Currently browsing the "Christopher Plummer" tag.

Review: The Last Full Measure

I really wish I could bestow high critical honors on The Last Full Measure because I totally support what it aims to do: share the story of a true American war hero and the decades-long effort to have his sacrifice acknowledged with a Congressional Medal of Honor. However… while the movie is inspired by actual events, it leans too heavily on character composites, over-dramatization, creative license, and one righteous speech after another by a cast of heavy-hitters. Christopher Plummer, William Hurt, Ed Harris, Samuel L. Jackson, Diane Ladd, the late Peter Fonda. Each delivers passionate dialogue that feels like something you’d see on a Memorial Day tribute to the nation’s fallen. Or a star-studded made for television movie. It feels exactly like what it is: a passion project that finally made it to the big screen as a low-budget indie. The key takeaway: U.S. Air Force Pararescue Jumper William H. “Pits” Pitsenbarger risked – and gave – his life to save dozens of men caught in an ambush in the jungles of Vietnam on April 11, 1966. He deserved a Congressional Medal of Honor, and his parents finally got to accept one on his behalf 34 years later. A very rare honor for an enlisted Airman.

Review: Knives Out

I caught this one at Middleburg, and sadly it was my biggest disappointment of the festival. As whodunits go, the jig is up pretty early on. But it has so much going for it, with a killer cast — Christopher Plummer, Daniel Craig, Chris Evans, Jamie Lee Curtis, Michael Shannon, Don Johnson, Toni Collette and Ana de Armas — and a fun setup, that I kept hoping.  It is of course difficult to review since it depends on the element of surprise, and director Rian Johnson (Star Wars:The Last Jedi) even filmed a “don’t tell anyone the secret” spot to go before the movie. So here’s what I can tell you:

Arty Chick’s Middleburg Film Festival Download 2019

Another super tiring weekend in the bucolic Virginia hamlet of Middleburg watching more films than I should! I predicted early on that this festival would outgrow itself and I think it has come to that point. Too many people know about it and the growing pains have become chronic overcrowding at venues without room for expansion. I’m already searching for another festival for next year. (All suggestions are appreciated.) I saw fewer films this year, too, just nine — Marriage Story, The Capote Tapes, The Aeronauts, Frankie, Waves, The Report, The Two Popes, Atlantics, and Knives Out. I only gave one of them four stars and several were surprising disappointments. For too many it was great cast and great performances in an otherwise just okay movie. Here’s my list with trailers and my preliminary impressions. Full reviews of select films will come later, so check back.

Review: The Man Who Invented Christmas

God bless us, everyone. There’s more than one family-friendly movie worth catching this holiday season. First, there was Wonder, a heartwarming drama based on the best-selling book from 2012. And now there’s The Man Who Invented Christmas, a biopic of sorts about Charles Dickens and the creation of his 1843 classic novella “A Christmas Carol” where Scrooge discovers the true meaning of Christmas after late-night visits from the ghosts of Christmas Past, Present and Yet to Come. The story’s been adapted many, many, many times for stage and screen. So what makes this film worth seeing when you kind of know how it all plays out? Dan Stevens (Beauty and the Beast, Legion, Downton Abbey) and veteran actor Christopher Plummer – especially Christopher Plummer – and a script infused with warmth and wit.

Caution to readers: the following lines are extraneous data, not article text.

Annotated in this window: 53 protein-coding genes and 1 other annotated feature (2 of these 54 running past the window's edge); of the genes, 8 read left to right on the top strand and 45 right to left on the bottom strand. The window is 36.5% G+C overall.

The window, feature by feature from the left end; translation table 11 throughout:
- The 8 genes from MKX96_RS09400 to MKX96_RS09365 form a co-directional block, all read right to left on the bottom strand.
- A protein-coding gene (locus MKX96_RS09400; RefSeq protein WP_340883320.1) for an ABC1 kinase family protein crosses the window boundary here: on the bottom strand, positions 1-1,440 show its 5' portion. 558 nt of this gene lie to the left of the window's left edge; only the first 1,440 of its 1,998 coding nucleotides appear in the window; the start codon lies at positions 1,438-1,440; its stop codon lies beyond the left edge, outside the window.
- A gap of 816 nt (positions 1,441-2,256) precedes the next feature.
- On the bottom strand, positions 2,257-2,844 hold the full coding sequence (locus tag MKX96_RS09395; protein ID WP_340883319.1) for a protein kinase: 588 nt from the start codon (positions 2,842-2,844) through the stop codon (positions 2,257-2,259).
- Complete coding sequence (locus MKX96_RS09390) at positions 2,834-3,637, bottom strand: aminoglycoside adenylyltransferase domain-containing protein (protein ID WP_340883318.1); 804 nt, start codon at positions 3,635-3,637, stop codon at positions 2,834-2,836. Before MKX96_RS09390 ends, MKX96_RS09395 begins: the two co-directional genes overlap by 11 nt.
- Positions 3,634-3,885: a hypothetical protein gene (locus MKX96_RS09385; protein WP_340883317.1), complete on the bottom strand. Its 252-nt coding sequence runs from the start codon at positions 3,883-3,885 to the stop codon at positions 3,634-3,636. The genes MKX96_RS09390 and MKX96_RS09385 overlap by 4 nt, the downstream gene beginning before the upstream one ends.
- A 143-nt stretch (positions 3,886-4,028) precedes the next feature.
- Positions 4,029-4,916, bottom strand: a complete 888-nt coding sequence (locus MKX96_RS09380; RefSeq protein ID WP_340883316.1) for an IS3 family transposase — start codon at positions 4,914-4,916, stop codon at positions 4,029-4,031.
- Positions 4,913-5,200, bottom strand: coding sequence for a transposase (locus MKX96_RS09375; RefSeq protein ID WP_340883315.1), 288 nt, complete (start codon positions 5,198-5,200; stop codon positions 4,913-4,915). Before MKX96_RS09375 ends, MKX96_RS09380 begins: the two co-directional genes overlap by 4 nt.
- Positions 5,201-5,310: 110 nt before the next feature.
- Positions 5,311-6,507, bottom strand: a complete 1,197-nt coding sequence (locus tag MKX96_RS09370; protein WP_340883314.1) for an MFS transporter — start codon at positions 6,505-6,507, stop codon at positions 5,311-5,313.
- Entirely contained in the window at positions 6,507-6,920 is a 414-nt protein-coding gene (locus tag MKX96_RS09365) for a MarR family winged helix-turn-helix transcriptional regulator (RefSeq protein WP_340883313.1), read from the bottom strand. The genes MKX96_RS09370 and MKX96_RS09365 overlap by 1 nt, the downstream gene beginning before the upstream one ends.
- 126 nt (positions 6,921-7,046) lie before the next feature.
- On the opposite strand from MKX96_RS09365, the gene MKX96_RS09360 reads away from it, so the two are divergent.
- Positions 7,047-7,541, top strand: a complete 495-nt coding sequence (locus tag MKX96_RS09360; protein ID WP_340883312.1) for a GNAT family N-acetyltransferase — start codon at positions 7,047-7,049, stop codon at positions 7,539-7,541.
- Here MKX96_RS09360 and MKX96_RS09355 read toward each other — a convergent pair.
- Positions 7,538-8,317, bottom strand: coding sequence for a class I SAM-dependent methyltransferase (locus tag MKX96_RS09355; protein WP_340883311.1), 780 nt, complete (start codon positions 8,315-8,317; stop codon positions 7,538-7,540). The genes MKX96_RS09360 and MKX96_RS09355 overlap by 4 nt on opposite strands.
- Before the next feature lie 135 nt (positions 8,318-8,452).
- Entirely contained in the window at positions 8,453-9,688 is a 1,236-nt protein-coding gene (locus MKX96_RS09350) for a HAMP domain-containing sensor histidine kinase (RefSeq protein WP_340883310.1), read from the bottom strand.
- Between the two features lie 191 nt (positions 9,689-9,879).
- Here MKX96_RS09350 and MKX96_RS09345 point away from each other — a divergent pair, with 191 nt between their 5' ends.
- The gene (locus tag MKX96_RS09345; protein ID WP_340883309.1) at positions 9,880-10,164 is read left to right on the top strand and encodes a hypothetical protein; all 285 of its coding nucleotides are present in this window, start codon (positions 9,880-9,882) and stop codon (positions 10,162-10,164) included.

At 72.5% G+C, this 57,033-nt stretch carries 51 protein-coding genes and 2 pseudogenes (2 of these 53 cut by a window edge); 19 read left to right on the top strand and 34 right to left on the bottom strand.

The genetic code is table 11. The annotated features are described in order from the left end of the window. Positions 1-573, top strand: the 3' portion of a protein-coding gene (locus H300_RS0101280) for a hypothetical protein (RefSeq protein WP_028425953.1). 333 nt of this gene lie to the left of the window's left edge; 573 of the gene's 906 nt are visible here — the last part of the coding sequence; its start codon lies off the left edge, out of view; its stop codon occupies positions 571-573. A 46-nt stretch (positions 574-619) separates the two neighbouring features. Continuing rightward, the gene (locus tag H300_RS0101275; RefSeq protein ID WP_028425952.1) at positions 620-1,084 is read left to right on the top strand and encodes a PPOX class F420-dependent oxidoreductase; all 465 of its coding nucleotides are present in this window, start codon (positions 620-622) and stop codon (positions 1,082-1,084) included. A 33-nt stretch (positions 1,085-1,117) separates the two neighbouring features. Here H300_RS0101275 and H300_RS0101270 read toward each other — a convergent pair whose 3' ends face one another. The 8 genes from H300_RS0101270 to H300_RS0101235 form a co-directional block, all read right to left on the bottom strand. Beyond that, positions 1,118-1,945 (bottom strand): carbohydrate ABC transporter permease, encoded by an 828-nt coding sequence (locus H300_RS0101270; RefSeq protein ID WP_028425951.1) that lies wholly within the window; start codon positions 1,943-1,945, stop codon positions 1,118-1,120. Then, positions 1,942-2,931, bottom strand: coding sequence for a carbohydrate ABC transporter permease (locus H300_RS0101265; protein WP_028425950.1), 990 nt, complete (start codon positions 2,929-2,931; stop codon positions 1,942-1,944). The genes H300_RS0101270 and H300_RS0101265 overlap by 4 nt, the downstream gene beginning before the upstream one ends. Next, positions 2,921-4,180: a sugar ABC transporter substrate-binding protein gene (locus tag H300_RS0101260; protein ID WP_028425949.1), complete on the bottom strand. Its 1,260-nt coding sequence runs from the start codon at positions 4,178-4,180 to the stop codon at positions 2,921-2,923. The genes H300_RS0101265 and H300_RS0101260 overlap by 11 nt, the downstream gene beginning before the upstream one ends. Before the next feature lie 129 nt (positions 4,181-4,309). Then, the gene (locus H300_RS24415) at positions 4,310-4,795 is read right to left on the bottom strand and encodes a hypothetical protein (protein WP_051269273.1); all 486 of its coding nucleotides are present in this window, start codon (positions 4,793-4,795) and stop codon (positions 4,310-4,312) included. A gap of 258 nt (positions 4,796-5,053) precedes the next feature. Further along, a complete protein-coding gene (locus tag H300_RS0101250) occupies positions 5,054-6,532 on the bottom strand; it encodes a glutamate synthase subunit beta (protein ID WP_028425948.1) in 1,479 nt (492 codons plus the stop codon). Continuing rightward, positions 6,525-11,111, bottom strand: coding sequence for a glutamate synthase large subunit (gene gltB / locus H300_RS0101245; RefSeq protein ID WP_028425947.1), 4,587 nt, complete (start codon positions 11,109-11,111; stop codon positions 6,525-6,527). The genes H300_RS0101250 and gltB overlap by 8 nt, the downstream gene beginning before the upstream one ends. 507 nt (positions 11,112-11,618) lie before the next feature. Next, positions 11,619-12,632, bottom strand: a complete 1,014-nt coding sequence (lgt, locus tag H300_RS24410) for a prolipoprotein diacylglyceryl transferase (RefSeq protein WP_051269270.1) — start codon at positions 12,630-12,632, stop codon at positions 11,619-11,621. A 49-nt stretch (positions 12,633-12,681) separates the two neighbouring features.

The Girl with the Dragon Tattoo

Three of the most popular books of 2008-2010 were Stieg Larssen’s Millennium Trilogy. The Girl with the Dragon Tattoo is the first book and there is already one great movie of it in the original Swedish. (Here is my review of that one.) But now we have the David Fincher (Fight Club, The Social Network) prettied-up American version. I could just about recycle my first review for the new one, but there are a few differences. It is in English. Daniel Craig is hotter than Michael Nyqvist. And Rooney Mara’s Lisbeth is a great deal less insular and a lot more one-dimensional than Noomi Rapace’s.

The Last Station

This is a wonderful film! It should be on the expanded Academy Awards list for Best Picture, but sadly it isn’t. At least both Christopher Plummer as Tolstoy and Helen Mirren as his wife Sofya are nominated in their respective acting categories. The Last Station is the story of the last years of the great Russian writer Leo Tolstoy’s life, his tempestuous relationship with this wife, his coterie of adoring sycophants who turned him into a cult figure, and a young man who became his personal secretary and family confidante.

The Imaginarium of Doctor Parnassus

Terry Gilliam does not make mainstream movies. They are always quirky and The Imaginarium of Doctor Parnassus is no exception. Part of the strangeness this time is that (as anyone who has not been living in an underground lair is aware) Heath Ledger died while they were shooting and they had to come up with a way to finish it without him. So for three fantasy sequences in the movie (that somehow make perfect sense anyway), the character Tony meant to be portrayed by HL is played instead by Johnny Depp, Jude Law and Colin Farrell — not too shabby as stand-ins, if you ask me.